- New York State Judge Nicholas Moyne denied an injunction sought by Uber Eats, DoorDash and Grubhub against New York City’s $17.96 per hour app-based delivery driver minimum wage on Thursday, court records show.
- The companies’ lawsuit against the wage rule will continue, but the denial of the injunction mean the three delivery aggregators will have to pay New York City workers the full wage starting with their next pay periods, barring further legal challenges, the New York City Department of Consumer and Worker Protection confirmed in an email to Restaurant Dive.
- DoorDash confirmed it would have to start paying the wage rate on Monday and said it was “evaluating our legal options moving forward.” The wage is scheduled to increase until it reaches $19.96 in 2025.
Uber Eats and DoorDash implicitly threatened to raise prices and cut their number of delivery workers, citing the city’s study on the wage, which suggested those were some of the means by which the delivery aggregators could compensate for new costs.
The “pay rate will reduce opportunity and increase costs for all New Yorkers,” a DoorDash spokesperson said.
Josh Gold, an Uber spokesperson, said the change would “put thousands of New Yorkers out of work and force the remaining couriers to compete against each other to deliver orders faster.”
Uber is also subject to a pay rate established by New York City’s Taxi and Limousine commission, which served as the initial basis for the calculation of the delivery pay rate, before New York cut the final target wage by nearly $4 an hour as a result of industry opposition. In its most recent 10-Q, Uber said the taxi rate has “had an adverse impact on our financial performance.”
In their injunction, which Moyne initially allowed to stop the wage increase in July, the delivery companies argued that the city’s efforts were arbitrary, irrational, included too much on-call time, require too much recordkeeping, assumed restaurants did not benefit from delivery and were based on flawed data that prevented the city from seeing the full cost of the wage.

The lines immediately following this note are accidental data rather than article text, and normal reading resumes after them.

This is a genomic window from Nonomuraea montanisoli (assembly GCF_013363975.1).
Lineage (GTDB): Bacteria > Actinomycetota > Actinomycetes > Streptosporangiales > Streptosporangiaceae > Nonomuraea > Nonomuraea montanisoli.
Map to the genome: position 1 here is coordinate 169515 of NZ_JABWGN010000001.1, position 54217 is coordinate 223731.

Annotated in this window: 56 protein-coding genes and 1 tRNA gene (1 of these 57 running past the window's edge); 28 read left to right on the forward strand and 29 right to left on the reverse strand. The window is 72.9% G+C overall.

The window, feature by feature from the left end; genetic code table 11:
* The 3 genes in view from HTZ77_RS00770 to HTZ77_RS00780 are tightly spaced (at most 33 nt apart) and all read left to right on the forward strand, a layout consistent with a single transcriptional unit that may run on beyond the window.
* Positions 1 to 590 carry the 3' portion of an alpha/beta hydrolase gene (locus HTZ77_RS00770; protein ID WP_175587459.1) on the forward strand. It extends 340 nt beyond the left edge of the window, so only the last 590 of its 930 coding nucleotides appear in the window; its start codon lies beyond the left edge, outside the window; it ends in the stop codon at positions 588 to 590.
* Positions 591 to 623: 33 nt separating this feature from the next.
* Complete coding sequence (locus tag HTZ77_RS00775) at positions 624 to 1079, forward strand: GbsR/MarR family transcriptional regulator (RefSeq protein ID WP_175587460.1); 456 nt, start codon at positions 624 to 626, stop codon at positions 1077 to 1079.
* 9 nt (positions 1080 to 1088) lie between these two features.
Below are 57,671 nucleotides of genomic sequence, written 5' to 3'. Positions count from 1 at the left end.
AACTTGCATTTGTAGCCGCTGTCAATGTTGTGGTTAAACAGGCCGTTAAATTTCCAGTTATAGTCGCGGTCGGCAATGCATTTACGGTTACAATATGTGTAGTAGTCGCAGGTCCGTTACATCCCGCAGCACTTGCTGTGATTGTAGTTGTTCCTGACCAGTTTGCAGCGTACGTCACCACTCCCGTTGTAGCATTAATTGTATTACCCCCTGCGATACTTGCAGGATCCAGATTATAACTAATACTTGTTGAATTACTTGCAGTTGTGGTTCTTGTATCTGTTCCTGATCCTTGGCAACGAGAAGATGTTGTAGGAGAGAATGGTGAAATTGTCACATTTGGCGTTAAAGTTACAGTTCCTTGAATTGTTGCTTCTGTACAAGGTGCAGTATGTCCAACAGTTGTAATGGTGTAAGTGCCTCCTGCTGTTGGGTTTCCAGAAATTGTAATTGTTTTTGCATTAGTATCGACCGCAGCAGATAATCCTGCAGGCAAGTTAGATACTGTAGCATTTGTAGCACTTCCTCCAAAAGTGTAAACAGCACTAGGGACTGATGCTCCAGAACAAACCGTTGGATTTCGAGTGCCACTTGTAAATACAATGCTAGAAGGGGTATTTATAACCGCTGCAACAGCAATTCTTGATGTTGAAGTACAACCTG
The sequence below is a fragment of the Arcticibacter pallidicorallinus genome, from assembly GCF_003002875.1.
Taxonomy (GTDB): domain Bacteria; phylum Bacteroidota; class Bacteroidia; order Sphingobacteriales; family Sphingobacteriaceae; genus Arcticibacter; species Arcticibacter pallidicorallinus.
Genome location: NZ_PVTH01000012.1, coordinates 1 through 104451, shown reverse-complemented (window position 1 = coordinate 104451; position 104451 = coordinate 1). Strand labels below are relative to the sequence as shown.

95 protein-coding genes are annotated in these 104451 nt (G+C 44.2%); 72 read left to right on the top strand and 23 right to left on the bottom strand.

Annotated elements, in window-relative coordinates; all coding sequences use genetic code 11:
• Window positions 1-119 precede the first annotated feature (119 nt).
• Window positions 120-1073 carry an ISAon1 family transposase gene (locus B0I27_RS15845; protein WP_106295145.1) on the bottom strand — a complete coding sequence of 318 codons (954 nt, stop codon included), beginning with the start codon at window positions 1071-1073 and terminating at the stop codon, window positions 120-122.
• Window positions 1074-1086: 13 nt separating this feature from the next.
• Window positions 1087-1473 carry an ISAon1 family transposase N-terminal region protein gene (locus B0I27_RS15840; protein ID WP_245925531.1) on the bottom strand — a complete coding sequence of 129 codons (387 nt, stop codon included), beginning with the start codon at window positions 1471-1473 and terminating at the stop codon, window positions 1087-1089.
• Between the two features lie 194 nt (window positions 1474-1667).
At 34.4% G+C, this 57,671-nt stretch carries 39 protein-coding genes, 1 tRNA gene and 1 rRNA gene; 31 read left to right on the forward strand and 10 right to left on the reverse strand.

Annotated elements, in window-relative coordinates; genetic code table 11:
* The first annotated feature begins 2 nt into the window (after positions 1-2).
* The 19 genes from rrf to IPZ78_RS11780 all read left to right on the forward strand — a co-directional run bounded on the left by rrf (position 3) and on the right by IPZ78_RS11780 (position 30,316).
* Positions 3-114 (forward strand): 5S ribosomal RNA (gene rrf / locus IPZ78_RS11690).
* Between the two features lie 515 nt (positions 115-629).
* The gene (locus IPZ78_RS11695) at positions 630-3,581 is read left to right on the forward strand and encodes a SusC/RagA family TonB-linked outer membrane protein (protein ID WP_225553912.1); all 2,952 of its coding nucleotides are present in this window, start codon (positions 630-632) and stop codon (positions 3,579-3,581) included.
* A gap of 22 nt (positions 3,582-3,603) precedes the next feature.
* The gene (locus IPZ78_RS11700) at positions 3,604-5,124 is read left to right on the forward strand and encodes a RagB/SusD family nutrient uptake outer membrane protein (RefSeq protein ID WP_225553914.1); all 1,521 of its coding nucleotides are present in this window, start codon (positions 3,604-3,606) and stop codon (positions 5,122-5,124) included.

However, in his denial of the companies’ injunction, Moyne wrote that the city had “subpoenaed data from the platforms that would have enabled it to model incidence of higher pay on detailed subsets of merchants and consumers, the platforms failed to produce it.”
Moyne wrote that some of the companies’ accusations around methodology and the impact of worker surveys on the calculation of the rate were “unsubstantiated.” The Judge also found that the companies concerns about on-call time had already been addressed by the rule.
“It was in direct response to the petitioners’ concerns and comments that the DCWP created the Alternative Method and the adjustment for ‘multi-apping,’” Moyne wrote.
Moyne did grant a fourth delivery service, Relay, its injunction, because Relay uses an exclusively business-to-business delivery model and “has no consumer-facing business and deals only with its restaurant customers to deliver the orders they receive.”
“Uber, GrubHub and DoorDash have also failed to show irreparable injury or a balance of equities in their favor,” Moyne found. “[They] can charge a delivery fee to the end consumer. Therefore, their injury is far more speculative than that of Relay.”
DCWP Commissioner Vilda Vera Mayuga celebrated the ruling.
“We are glad the court made this decision, and we are grateful for the tireless advocacy of so many delivery workers who fought hard to make today a reality. Delivery workers, like all workers, deserve fair pay for their labor,” Mayuga said in a press release.